Everywhere around the world, cities are picking up on urban beekeeping to combat declining bee populations and boost local agriculture. This rise of urban beekeepers is a great development for cities, as healthy bees make a healthy planet and healthy people.
According to the UN global assessment report, a million wildlife species are facing extinction at an unprecedented date. Due to intensive farming and climate breakdown, thousands of types of bees are among them. And that whilst these little buzzing creatures play a crucial role in the Earth’s ecosystem, and by extend in securing our own wellbeing. Bees are essential for biodiversity and crop pollination. In other words; if you care about feeding yourself, you should care about bees.
If you care about feeding yourself, you should care about bees.
While both honey and native bee populations have seen better times, the good news is that everywhere around the world urban beekeepers are trying to change the tide. Because as it turns out, bees thrive in cities. In fact, urban bees have a bigger winter survival rate than their rural counterparts. And on average, they also produce more honey. Cultivating beehives in an urban context will therefore not only enable cities to boost bee health and by extension their agricultural community, but will also help them develop economically.
The most bee-friendly capital
A city that stands out when it comes down to urban beekeeping is Slovenia’s Ljubljana. In fact, it is on a mission to become the world’s most bee-friendly capital. The city is home to over 300 beekeepers and approximately 4,500 beehives, which roughly comes down to 180 million bees. Food is abundant in Ljubljana’s numerous parks and authorities are planting nectar-bearing trees. In addition, the use of glyphosate herbicide for fighting weeds is prohibited in public areas. And the city even has a special response unit to collect runaway swarms.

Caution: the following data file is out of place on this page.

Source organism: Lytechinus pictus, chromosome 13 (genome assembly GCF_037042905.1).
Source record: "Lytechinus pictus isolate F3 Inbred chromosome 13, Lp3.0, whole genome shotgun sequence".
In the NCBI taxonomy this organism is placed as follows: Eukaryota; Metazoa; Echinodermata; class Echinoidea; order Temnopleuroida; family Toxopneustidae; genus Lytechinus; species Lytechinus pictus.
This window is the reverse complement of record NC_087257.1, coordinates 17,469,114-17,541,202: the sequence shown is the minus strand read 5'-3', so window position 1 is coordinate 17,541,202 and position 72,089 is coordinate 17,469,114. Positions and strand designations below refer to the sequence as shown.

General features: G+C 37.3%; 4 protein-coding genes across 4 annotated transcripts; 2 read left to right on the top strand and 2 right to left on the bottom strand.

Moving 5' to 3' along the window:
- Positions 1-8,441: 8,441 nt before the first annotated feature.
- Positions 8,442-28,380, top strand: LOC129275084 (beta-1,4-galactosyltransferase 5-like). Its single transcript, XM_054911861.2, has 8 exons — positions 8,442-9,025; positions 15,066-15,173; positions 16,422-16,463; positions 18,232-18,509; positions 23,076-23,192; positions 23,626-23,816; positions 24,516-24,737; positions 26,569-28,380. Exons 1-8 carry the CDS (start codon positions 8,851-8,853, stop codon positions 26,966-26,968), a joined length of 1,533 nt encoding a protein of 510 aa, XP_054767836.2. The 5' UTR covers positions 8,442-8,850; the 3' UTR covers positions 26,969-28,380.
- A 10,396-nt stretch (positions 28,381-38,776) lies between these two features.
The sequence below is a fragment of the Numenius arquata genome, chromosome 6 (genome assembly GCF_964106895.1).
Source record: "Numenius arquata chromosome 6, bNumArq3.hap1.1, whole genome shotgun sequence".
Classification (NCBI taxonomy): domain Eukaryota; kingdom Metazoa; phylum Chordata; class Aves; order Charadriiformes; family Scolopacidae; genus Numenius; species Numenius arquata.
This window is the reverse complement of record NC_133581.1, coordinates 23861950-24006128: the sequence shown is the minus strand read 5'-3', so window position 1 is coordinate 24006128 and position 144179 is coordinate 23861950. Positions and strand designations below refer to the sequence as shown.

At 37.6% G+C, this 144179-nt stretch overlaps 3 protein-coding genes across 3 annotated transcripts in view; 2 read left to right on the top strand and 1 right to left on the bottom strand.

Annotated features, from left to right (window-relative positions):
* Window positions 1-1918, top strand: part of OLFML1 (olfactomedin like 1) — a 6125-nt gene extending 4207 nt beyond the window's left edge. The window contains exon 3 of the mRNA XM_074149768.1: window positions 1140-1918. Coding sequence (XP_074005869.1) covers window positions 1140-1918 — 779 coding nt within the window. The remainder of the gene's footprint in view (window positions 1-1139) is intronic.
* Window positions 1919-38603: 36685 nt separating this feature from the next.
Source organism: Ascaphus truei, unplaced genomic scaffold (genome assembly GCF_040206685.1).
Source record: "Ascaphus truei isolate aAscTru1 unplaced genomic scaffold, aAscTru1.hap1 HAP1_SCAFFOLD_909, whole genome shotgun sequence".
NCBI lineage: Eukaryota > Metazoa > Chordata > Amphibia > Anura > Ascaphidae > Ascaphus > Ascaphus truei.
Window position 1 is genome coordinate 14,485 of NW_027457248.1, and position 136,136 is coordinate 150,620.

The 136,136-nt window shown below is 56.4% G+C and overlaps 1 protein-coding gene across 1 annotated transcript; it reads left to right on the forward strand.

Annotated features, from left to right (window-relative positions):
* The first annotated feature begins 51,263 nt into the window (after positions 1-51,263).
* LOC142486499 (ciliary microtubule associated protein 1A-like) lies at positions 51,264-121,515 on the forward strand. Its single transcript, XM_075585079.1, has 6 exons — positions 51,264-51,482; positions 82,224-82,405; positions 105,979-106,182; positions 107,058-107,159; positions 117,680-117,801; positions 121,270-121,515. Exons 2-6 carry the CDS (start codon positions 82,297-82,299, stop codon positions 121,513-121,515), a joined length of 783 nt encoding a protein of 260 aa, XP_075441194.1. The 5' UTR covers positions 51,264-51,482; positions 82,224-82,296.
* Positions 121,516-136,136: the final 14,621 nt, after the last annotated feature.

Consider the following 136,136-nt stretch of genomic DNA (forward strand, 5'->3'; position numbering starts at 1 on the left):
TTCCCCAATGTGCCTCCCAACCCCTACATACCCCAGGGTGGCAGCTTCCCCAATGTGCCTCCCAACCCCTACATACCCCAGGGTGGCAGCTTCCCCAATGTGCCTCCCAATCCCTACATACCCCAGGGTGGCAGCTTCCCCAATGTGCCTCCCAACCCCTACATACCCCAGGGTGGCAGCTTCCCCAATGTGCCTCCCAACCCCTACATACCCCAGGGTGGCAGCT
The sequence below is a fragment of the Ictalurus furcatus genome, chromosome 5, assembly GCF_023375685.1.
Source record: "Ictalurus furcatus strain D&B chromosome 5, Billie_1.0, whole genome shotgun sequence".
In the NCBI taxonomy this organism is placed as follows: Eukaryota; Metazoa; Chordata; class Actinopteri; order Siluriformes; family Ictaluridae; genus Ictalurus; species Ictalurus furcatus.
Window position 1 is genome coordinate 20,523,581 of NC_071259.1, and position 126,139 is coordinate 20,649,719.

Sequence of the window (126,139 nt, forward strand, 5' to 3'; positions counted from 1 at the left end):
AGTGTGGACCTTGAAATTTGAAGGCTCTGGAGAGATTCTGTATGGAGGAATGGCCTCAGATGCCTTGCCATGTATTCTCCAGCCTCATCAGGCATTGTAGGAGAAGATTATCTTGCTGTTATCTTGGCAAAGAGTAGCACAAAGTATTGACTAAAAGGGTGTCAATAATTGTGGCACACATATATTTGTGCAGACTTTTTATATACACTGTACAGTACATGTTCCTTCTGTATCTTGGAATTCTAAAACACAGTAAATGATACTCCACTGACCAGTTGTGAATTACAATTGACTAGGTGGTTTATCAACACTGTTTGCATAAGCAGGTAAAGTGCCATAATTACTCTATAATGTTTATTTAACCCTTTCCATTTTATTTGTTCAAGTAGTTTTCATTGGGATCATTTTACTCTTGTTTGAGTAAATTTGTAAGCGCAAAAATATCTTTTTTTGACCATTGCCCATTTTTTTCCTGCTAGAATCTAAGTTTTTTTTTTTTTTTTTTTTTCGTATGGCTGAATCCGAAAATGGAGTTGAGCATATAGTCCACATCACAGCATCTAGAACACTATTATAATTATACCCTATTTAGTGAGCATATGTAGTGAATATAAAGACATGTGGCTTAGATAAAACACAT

Inspiring urban beekeepers
Whilst we can all learn from the approach of the Slovenian capital, it certainly is not the only inspiring urban beekeeping project out there. Meet five unique urban beekeepers from around the globe:
- The resilient beehives that survived the catastrophic fires in the Notre Dame Cathedral in Paris are healthier than ever
- With their rooftop bee colonies scattered across Tokyo, this Japanese bee project proves that nature can thrive just above our heads
- In the United Kingdom, Bees & Refugees is making a positive social and ecological impact. The organisation provides free beekeeper training and equipment to refugees with the aim of establishing twenty native black bee colonies in West London
- To inspire urban dwellers to reconnect with nature, this Dutch beekeeper from Amsterdam is using natural methods whilst spreading the bee-wareness wherever he can
- Detroit hives is successfully converting vacant lots into apiaries. And since fruits and vegetables are pollinated by bees, the organization is also growing vast amounts of fresh produce on their urban farms – providing a solution to the food deserts in the area.